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Enter EROTIUM from her house.

EROTIUM
speacking to her SERVANTS within . Leave the door ajar1 thus; begone. I don't want it shut: prepare, attend, and provide within; what is requisite, let it be done. Lay down the couches, burn the perfumes; neatness, that is the charm for the minds of lovers. Our agreableness is for the lover's loss, for our own gain. To herself. But where is he whom the Cook said was in front of the house? O, I see him there--one who is of service to me, and who profits me very much. And right willingly is such usage shown to him, as he deserves to be of especial importance in my house. Now I'll accost him; I'll address him of my own accord. To MENAECHMUS. My dear life, it seems wonderful to me that you are standing here out of doors, for whom the door is wide open, more so than your own house, inasmuch as this house is at your service. Everything's ready as you requested and as you desired; nor have you now any delay in-doors. The breakfast, as you ordered, is prepared here; when you please, you may go and take your place.

MENAECHMUS SOSICLES
To whom is this woman addressing herself?

EROTIUM
Why, I'm talking to yourself.

MENAECHMUS SOSICLES
What business have I ever had with you, or have I now?

EROTIUM
Troth, inasmuch as Venus has willed that you singly above all I should exalt; and that not without your deserving it. For, by my faith, you alone make me, by your kindnesses, to be thriving.

MENAECHMUS SOSICLES
For sure this woman is either mad or drunk, Messemo, that addresses me, a person whom she knows not in so familiar a way.

MESSENIO
Didn't I say that these things are in the habit of occurring here? The leaves are falling now; in comparison with this, if we shall be here for three days, the trees will be tumbling upon you. For to such a degree are all these Courtesans wheedlers out of one's money. But only let me address her. Harkye, woman, I'm speaking to you.

EROTIUM
What's the matter?

MESSENIO
Where have you yourself known this person?

EROTIUM
In that same place where he has known me for this long time, in Epidamnus.

MESSENIO
In Epidamnus? A man who, until this day, has never put a foot here inside of this city.

EROTIUM
Heyday! You are making fun, my dear Menaechmus. But, prithee, why not go in? There, it will be more suitable for you.

MENAECHMUS SOSICLES
I' faith, this woman really does address me rightly by my name. I wonder very much what's the meaning of this business.

MESSENIO
aside . That purse that you are carrying has been smelt out by her.

MENAECHMUS SOSICLES
aside . I' faith, and rightly have you put me in mind. Take it, then; I'll know now whether she loves myself or the purse most. Gives him the purse.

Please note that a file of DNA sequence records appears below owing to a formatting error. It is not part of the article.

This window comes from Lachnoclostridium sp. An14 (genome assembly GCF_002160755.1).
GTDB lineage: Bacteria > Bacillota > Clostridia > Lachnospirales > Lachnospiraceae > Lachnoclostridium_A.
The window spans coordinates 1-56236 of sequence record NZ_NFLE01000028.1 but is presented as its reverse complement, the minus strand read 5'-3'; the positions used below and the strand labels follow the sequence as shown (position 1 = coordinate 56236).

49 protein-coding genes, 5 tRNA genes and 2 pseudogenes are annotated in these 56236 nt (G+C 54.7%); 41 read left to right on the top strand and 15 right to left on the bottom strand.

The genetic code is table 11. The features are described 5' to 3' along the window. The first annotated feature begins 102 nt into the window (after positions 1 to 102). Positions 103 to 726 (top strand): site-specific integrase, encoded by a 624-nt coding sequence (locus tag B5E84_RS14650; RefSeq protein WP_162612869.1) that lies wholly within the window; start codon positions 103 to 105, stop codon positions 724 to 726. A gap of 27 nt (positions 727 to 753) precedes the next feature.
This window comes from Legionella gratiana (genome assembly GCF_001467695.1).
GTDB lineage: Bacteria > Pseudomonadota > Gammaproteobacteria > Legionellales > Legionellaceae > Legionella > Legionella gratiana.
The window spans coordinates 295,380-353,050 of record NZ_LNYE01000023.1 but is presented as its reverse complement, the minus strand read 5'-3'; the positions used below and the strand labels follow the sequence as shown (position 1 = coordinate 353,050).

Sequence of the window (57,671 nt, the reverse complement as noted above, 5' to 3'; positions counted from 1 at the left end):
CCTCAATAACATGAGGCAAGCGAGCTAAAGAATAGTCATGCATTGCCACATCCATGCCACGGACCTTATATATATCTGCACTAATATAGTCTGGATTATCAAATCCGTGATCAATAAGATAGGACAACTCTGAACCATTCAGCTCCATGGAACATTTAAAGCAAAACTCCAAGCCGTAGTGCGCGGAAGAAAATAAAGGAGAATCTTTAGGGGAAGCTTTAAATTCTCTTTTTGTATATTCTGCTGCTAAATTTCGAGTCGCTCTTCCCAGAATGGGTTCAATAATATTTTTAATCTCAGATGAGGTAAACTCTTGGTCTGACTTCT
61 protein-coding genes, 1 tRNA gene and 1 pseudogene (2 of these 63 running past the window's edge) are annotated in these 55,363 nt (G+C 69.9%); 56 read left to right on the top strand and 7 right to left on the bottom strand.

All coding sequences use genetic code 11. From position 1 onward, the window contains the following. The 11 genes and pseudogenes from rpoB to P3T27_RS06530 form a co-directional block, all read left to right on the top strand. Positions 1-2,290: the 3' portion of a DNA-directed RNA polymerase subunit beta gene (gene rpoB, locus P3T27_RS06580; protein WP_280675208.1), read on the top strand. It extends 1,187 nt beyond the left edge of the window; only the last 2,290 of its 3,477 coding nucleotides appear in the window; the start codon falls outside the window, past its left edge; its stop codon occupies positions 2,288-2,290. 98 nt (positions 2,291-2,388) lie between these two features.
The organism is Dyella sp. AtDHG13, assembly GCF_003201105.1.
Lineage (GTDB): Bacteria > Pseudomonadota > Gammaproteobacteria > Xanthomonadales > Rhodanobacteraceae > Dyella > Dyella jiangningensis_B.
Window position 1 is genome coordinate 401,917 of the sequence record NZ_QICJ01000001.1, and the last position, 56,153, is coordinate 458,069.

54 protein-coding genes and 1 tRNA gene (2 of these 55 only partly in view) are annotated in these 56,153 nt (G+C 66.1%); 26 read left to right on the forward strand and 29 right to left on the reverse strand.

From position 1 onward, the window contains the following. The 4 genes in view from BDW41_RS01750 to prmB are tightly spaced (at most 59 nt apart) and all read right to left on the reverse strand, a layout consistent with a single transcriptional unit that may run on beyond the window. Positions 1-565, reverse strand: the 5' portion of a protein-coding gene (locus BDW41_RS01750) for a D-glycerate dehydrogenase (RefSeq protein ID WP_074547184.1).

EROTIUM
Let's go in the house to breakfast.

MENAECHMUS SOSICLES
You invite me kindly; so far, my thanks.

EROTIUM
Why then did you bid me a while since prepare a breakfast for you?

MENAECHMUS SOSICLES
I, bid you prepare?

EROTIUM
Certainly you did, for yourself and your Parasite.

MENAECHMUS SOSICLES
A plague, what Parasite? Surely this woman isn't quite right in her senses.

EROTIUM
Peniculus.

MENAECHMUS SOSICLES
Who is this Peniculus The one with which the shoes are wiped clean2?

EROTIUM
Him, I mean, who came with you a while ago, when you brought me the mantle which you purloined from your wife.

MENAECHMUS SOSICLES
What do you mean? I, gave you a mantle, which I purloined from my wife? Are you in your senses? Surely this woman dreams standing, after the manner of a gelding3.

EROTIUM
Why does it please you to hold me in ridicule, and to deny to me things that have been done by you?

MENAECHMUS SOSICLES
Tell me what it is that I deny after having done it?

EROTIUM
That you to-day gave me your wife's mantle.

MENAECHMUS SOSICLES
Even still do I deny it. Indeed, I never had a wife, nor have I one; nor have I ever set my foot here within the city gate since I was born. I breakfasted on board ship; thence did I come this way, and here I met you.

EROTIUM
See that now; I'm undone, wretched creature that I am! What ship are you now telling me about?

MENAECHMUS SOSICLES
A wooden one, weather-beaten full oft, cracked full oft, many a time thumped with mallets. Just as the implements of the furrier4; so peg is close to peg.

EROTIUM
Now, prithee, do leave off making fun of me, and step this way with me.

MENAECHMUS SOSICLES
... for, madam, you are looking for some other person, I know not whom, not me.

EROTIUM
Don't I know you, Menaechmus, the son of your father Moschus, who are said to have been born in Sicily, at Syracuse, where King Agathocles reigned, and after him Pintia5, the third Liparo, who at his death left the kingdom to Hiero--which Hiero is now king?

MENAECHMUS SOSICLES
You say, madam, what is not untrue.

MESSENIO
By Jupiter, hasn't this woman come from there, who knows you so readily? ...

MENAECHMUS SOSICLES
apart . Troth, I think she must not be denied.

MESSENIO
apart . Don't you do it. You are undone, if you enter inside her threshold.

MENAECHMUS SOSICLES
apart . But you only hold your tongue ... The matter goes on well. I shall assent to the woman, whatever she shall say, if I can get some entertainment. Just now, madam speaking to her in a low voice , I contradicted you not undesignedly; I was afraid of that fellow, lest he might carry word to my wife about the mantle and the breakfast. Now, when you please, let's go in-doors.